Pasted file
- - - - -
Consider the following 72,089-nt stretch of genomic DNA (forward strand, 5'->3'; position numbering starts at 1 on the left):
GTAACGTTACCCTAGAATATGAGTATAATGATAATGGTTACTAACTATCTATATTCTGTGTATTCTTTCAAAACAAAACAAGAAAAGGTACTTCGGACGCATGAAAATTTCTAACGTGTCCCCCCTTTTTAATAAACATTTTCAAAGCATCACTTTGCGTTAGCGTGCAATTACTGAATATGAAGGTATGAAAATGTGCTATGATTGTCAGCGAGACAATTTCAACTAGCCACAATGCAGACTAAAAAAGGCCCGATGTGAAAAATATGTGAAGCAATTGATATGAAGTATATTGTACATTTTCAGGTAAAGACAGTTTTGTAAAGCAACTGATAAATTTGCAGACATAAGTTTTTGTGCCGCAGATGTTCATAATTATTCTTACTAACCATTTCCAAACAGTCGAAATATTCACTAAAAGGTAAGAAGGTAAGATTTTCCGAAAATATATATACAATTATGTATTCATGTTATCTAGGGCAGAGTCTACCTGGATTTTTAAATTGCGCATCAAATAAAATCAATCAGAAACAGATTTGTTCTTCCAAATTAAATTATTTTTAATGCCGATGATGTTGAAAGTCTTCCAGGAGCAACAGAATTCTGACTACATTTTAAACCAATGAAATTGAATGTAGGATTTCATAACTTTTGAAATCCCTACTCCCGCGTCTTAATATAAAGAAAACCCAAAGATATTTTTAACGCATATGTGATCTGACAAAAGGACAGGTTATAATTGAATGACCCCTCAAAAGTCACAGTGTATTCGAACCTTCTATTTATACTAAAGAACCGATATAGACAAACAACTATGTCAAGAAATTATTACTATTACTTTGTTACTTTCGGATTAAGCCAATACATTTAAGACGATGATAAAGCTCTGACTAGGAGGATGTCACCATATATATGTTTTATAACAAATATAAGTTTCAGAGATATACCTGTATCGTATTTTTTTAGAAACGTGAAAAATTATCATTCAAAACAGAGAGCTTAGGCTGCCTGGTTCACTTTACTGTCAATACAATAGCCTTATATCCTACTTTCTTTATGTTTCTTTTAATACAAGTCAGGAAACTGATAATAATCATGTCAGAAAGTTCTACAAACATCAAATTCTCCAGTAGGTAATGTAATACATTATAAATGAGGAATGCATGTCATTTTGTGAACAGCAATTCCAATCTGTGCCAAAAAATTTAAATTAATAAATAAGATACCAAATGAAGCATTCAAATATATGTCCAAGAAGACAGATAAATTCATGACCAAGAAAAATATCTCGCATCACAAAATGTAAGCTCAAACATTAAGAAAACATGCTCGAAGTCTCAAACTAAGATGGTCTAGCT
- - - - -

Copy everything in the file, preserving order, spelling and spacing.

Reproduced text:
Consider the following 72,089-nt stretch of genomic DNA (forward strand, 5'->3'; position numbering starts at 1 on the left):
GTAACGTTACCCTAGAATATGAGTATAATGATAATGGTTACTAACTATCTATATTCTGTGTATTCTTTCAAAACAAAACAAGAAAAGGTACTTCGGACGCATGAAAATTTCTAACGTGTCCCCCCTTTTTAATAAACATTTTCAAAGCATCACTTTGCGTTAGCGTGCAATTACTGAATATGAAGGTATGAAAATGTGCTATGATTGTCAGCGAGACAATTTCAACTAGCCACAATGCAGACTAAAAAAGGCCCGATGTGAAAAATATGTGAAGCAATTGATATGAAGTATATTGTACATTTTCAGGTAAAGACAGTTTTGTAAAGCAACTGATAAATTTGCAGACATAAGTTTTTGTGCCGCAGATGTTCATAATTATTCTTACTAACCATTTCCAAACAGTCGAAATATTCACTAAAAGGTAAGAAGGTAAGATTTTCCGAAAATATATATACAATTATGTATTCATGTTATCTAGGGCAGAGTCTACCTGGATTTTTAAATTGCGCATCAAATAAAATCAATCAGAAACAGATTTGTTCTTCCAAATTAAATTATTTTTAATGCCGATGATGTTGAAAGTCTTCCAGGAGCAACAGAATTCTGACTACATTTTAAACCAATGAAATTGAATGTAGGATTTCATAACTTTTGAAATCCCTACTCCCGCGTCTTAATATAAAGAAAACCCAAAGATATTTTTAACGCATATGTGATCTGACAAAAGGACAGGTTATAATTGAATGACCCCTCAAAAGTCACAGTGTATTCGAACCTTCTATTTATACTAAAGAACCGATATAGACAAACAACTATGTCAAGAAATTATTACTATTACTTTGTTACTTTCGGATTAAGCCAATACATTTAAGACGATGATAAAGCTCTGACTAGGAGGATGTCACCATATATATGTTTTATAACAAATATAAGTTTCAGAGATATACCTGTATCGTATTTTTTTAGAAACGTGAAAAATTATCATTCAAAACAGAGAGCTTAGGCTGCCTGGTTCACTTTACTGTCAATACAATAGCCTTATATCCTACTTTCTTTATGTTTCTTTTAATACAAGTCAGGAAACTGATAATAATCATGTCAGAAAGTTCTACAAACATCAAATTCTCCAGTAGGTAATGTAATACATTATAAATGAGGAATGCATGTCATTTTGTGAACAGCAATTCCAATCTGTGCCAAAAAATTTAAATTAATAAATAAGATACCAAATGAAGCATTCAAATATATGTCCAAGAAGACAGATAAATTCATGACCAAGAAAAATATCTCGCATCACAAAATGTAAGCTCAAACATTAAGAAAACATGCTCGAAGTCTCAAACTAAGATGGTCTAGCT